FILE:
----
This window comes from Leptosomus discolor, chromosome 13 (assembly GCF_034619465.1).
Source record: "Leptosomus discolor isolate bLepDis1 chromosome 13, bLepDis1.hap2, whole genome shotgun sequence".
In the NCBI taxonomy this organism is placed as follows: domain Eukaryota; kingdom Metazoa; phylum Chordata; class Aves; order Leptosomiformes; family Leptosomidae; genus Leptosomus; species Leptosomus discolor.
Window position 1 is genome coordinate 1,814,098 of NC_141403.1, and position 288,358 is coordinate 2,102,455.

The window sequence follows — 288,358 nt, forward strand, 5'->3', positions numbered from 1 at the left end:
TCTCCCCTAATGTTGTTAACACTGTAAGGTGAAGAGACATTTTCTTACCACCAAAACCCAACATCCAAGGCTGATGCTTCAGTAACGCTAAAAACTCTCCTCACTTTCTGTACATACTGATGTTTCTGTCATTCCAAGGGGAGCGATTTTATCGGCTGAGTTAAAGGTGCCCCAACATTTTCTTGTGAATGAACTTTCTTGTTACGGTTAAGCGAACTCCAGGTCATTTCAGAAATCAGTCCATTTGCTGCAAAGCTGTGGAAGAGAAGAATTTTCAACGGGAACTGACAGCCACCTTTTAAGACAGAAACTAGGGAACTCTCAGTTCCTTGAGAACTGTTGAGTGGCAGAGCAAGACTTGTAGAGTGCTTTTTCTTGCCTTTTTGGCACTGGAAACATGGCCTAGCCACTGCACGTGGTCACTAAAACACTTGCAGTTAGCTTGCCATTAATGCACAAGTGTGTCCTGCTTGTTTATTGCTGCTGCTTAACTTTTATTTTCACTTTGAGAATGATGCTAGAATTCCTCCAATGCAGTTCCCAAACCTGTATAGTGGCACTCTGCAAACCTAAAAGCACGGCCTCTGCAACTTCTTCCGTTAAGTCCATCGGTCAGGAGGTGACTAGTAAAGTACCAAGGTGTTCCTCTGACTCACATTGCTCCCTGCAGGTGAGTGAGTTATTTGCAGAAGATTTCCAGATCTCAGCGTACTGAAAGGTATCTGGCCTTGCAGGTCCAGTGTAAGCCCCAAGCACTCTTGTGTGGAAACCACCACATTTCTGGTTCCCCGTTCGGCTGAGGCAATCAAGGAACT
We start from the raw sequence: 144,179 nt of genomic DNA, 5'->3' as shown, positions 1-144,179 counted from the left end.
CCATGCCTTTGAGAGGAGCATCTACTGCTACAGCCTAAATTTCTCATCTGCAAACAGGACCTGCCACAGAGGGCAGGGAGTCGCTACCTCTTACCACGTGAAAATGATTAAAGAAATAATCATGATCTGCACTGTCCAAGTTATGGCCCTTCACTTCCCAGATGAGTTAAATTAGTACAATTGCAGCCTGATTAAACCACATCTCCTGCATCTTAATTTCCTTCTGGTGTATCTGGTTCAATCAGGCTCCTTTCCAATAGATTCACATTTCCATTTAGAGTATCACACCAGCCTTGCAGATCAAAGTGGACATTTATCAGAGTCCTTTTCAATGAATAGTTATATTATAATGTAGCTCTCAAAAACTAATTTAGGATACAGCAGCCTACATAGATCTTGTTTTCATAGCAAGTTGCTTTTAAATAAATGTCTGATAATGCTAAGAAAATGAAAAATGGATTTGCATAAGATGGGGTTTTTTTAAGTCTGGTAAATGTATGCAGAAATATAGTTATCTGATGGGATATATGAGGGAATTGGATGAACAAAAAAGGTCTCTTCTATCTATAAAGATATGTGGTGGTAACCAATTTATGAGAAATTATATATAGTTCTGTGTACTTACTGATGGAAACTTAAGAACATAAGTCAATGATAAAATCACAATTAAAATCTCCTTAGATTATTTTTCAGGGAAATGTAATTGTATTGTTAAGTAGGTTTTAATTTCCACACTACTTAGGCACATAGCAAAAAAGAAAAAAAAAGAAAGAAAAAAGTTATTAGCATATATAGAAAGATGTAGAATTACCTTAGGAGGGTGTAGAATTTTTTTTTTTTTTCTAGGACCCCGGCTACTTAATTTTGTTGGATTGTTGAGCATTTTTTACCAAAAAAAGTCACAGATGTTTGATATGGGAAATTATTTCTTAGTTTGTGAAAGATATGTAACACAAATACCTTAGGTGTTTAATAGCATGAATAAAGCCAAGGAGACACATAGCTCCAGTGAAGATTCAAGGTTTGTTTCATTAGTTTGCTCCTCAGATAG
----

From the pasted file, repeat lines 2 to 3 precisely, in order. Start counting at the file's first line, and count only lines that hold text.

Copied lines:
Source record: "Leptosomus discolor isolate bLepDis1 chromosome 13, bLepDis1.hap2, whole genome shotgun sequence".
In the NCBI taxonomy this organism is placed as follows: domain Eukaryota; kingdom Metazoa; phylum Chordata; class Aves; order Leptosomiformes; family Leptosomidae; genus Leptosomus; species Leptosomus discolor.